Damascus, SANA – The United Nations Children’s Fund (UNICEF) was founded on Dec.11, 1946 with the aim of helping children who suffer from hunger, poverty and diseases, and contributing to resolving these problems as they constitute an egregious violation of children’s basic rights.
By the passage of time, the UNICEF extended its humanitarian mission to include other sectors such as education, family, nutrition and health which became among its work priorities.
In 1965, the UNICEF was awarded the Nobel Peace Prize for “fulfilling the condition of Nobel’s will, the promotion of brotherhood among the nations” and emerging on the world stage as a “a peace-factor of great importance.”
Cooperation with the UNICEF in Syria, on the level of the government mainly and the NGOs to a considerable extent, has been in full swing with special attention given to children-related issues in various fields.
The Syrian Commission for Family Affairs (SCFA) assumes the responsibility of following up on the implementation of the Convention on the Rights of the Child, monitoring the situation of children and identifying obstacles facing them through coordination with governmental bodies, NGOs and civil associations operating in the country.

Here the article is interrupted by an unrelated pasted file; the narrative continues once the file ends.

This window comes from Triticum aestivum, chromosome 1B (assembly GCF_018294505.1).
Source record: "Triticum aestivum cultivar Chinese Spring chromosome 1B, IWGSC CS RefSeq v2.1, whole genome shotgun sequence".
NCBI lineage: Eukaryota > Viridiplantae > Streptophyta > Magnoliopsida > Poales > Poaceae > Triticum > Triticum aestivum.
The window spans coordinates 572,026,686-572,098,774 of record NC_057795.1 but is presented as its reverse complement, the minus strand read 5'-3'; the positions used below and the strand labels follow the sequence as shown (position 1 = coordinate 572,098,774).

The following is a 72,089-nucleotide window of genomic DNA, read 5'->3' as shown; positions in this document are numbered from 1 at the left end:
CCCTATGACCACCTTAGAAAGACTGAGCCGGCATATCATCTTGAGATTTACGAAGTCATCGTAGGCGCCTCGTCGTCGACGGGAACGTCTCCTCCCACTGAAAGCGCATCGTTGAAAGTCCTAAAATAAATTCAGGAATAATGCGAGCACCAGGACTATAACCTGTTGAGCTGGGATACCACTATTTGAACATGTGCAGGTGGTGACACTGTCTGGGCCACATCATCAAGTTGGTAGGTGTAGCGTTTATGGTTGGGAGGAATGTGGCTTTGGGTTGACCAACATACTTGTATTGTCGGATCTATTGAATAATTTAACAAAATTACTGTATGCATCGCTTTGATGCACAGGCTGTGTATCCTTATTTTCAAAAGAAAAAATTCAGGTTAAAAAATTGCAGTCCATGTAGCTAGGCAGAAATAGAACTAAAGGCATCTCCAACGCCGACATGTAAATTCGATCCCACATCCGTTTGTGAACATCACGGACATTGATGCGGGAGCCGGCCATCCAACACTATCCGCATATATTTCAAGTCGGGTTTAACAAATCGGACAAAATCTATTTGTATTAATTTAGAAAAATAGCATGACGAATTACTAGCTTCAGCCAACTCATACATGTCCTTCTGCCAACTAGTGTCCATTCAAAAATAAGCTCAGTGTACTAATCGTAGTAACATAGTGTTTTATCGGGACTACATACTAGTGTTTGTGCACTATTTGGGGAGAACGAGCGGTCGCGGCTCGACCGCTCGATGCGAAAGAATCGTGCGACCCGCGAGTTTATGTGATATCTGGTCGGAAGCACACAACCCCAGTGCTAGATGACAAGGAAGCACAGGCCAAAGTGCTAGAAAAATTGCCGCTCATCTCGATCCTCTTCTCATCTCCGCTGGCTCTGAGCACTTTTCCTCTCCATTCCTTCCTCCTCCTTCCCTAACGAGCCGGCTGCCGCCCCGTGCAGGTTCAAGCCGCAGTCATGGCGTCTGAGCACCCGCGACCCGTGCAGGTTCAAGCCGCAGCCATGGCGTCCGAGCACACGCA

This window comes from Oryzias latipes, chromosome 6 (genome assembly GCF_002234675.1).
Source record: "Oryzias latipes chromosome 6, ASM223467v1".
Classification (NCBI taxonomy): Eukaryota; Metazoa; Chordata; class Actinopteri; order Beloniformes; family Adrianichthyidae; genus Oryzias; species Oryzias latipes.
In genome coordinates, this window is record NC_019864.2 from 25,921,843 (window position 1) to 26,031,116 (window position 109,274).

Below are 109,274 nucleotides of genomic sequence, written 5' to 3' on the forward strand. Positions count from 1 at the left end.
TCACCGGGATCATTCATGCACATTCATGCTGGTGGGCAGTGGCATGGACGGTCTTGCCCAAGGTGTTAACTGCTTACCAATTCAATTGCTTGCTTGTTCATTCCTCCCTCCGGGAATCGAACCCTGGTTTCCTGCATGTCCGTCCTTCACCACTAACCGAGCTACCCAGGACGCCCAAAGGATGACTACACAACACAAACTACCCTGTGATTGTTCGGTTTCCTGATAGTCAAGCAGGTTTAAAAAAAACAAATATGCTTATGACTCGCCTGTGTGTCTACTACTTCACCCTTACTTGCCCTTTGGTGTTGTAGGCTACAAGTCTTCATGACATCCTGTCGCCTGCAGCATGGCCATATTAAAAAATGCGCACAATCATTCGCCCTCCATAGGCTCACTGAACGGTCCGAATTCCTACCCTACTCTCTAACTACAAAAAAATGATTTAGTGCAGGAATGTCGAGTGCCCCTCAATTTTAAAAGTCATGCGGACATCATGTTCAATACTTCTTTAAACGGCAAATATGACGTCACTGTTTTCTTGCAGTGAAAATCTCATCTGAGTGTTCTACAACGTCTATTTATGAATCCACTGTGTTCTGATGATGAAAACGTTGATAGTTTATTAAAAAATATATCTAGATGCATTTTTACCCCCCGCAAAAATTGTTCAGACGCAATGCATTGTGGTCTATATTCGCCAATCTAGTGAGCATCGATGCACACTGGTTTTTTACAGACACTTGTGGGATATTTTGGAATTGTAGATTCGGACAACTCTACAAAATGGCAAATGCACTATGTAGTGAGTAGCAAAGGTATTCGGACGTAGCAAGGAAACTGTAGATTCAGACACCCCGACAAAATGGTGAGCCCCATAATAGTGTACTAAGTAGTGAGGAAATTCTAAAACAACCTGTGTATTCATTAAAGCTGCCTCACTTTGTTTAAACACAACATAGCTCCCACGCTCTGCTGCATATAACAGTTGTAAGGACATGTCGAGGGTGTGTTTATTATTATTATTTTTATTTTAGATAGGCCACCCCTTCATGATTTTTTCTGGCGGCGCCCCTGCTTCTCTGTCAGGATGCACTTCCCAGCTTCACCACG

Since the breakout of the crisis in Syria, the SCFA has worked hard to provide assistance to the Syrian families across the country, particularly in terms of delivering relief supplies and in-kind assistance to the displaced and terrorism-affected people at the makeshift centers or elsewhere.
Moreover, the SCFA, in collaboration with the UNICEF and NGOs, has managed to gain access to the majority of terrorism-stricken cities and areas and provided basic needs to the residents.
In October 2014, the UNICEF resident representative in Syria Hanaa Sinjer stressed the deep relations between the organization and the Syrian government and expressed the UNICEF intention to increase the volume of humanitarian aid and services provided to children in Syria.
She praised the Syrian government’s role in facilitating the delivery of aid to all children across the country.
The UNICEF is part of the Global Movement for Children– a broad coalition dedicated to improving the life of every child. Through this movement, and events such as the United Nations Special Session on Children, the organization encourages young people to speak out and participate in the decisions that affect their lives. It has more than 7000 people working in 155 countries around the world.
Rasha Raslan/Haifa Said